Eggborough Power Station: The history of Yorkshire’s coal-fired power generator based in Wakefield and dates back to the 1960s

The last demolition of Eggborough Power Station took place on July 24, 2022 - let’s look back at how this power generator impacted Wakefield.

For 57 years Eggborough Power Station had been the key power source for Wakefield, with a generating capacity of 1,960 megawatts (MW). This was enough electricity to power two million homes in the city, equivalent to the area of Leeds and Sheffield.

It was capable of co-firing biomass situated on the River Aire, between the towns of Knottingley and Snaith.

However, the station was closed down in September 2018 and demolition works began in 2020, with the eight cooling towers being the first to come down in 2021.

Cooling towers at Eggborough Power Station. (Pic credit: Tony Johnson)

The Bunker Bay was torn down on March 6, 2022, the DA Bay was demolished on June 1, 2022 and the chimney and boiler house were demolished on July 24, 2022.

Initially, the intention was to replace it with a 2,500 MW gas power plant, but due to increasing gas prices, this plan did not go ahead.

Here is everything you need to know about the history of Eggborough Power Station.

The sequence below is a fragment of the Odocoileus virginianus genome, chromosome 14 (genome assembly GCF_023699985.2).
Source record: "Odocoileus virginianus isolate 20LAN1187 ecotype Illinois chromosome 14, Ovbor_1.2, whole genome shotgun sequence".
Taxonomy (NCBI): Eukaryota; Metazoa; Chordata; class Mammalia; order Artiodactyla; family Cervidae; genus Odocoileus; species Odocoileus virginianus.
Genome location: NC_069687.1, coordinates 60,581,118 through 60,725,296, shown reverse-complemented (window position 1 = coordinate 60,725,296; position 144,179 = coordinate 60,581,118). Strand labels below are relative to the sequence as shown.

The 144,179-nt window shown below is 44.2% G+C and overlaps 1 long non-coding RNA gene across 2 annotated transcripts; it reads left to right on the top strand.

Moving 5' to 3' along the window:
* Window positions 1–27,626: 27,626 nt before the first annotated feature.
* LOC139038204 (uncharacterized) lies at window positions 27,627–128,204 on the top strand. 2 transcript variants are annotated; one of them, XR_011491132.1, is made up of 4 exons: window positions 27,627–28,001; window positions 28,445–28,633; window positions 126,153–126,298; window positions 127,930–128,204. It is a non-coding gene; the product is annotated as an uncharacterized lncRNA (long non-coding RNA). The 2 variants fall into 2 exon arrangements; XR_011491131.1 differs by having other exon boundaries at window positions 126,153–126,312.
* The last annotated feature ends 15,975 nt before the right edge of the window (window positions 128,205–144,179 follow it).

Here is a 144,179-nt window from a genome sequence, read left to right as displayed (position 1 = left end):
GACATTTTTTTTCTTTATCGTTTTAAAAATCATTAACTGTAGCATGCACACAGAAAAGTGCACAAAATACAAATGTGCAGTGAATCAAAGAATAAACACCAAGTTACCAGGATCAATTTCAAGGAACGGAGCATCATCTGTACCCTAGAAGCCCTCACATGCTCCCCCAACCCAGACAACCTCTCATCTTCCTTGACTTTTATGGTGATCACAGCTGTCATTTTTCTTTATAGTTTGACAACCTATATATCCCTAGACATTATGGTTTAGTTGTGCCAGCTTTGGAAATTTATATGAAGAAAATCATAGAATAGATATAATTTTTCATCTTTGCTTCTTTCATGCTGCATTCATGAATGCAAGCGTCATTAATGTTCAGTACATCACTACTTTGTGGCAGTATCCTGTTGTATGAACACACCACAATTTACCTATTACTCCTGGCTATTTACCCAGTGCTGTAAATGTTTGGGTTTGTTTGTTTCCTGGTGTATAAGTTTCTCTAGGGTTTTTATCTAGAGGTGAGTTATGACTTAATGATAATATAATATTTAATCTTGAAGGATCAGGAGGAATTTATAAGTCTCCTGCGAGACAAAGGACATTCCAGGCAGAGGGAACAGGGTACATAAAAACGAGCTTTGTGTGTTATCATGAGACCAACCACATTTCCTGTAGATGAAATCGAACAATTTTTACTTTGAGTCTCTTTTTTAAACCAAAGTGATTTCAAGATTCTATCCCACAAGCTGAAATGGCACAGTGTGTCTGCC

Foundation of Eggborough Power Station

The station started generating electricity in 1967, making use of spare coal-reserves.

It was originally built for and initially operated by the Central Electricity Generating Board.

The Eggborough station was first proposed alongside Ferrybridge “C” power station in April 1961 and construction was officially permitted in early 1962, which included the demolition of Sherwood Hall.

It was designed by architect George Hooper of Sir Percy Thomas and Son. Large widths of aluminium cladding and dark glazing were calculated to give ‘a cool and defining architectural expression that subtly contrasted with the warm concrete towers and the black-capped chimney’. Construction of the station was completed in 1967.

The station was designed to accommodate four 500 MW coal-fired pulverised fuel units, resulting in the station’s total electric output of 1,960 MW. The first of these units were connected to the national grid in February 1967. Units two, three and four had all been commissioned by the year 1970.

The station was officially opened by Brigadier Kenneth Hargreaves on September 18, 1970.

The eight 90-metre (300 ft) high cooling towers were arranged in two rows of four located to the north of the main power station building. There was a single 200 metres (600 ft) tall chimney located east of the main building. This was built in 1966. The electrical switching station was located to the south of the main building.

A retrofit turbine upgrade took place to increase the station’s efficiency and flexibility by improving part-load and two-shift operation.

The station recruited around 300 people, as well as contractors.

In 2018, the Fast and the Furious film, Hobbs and Shaw, was filmed at the decommissioned station.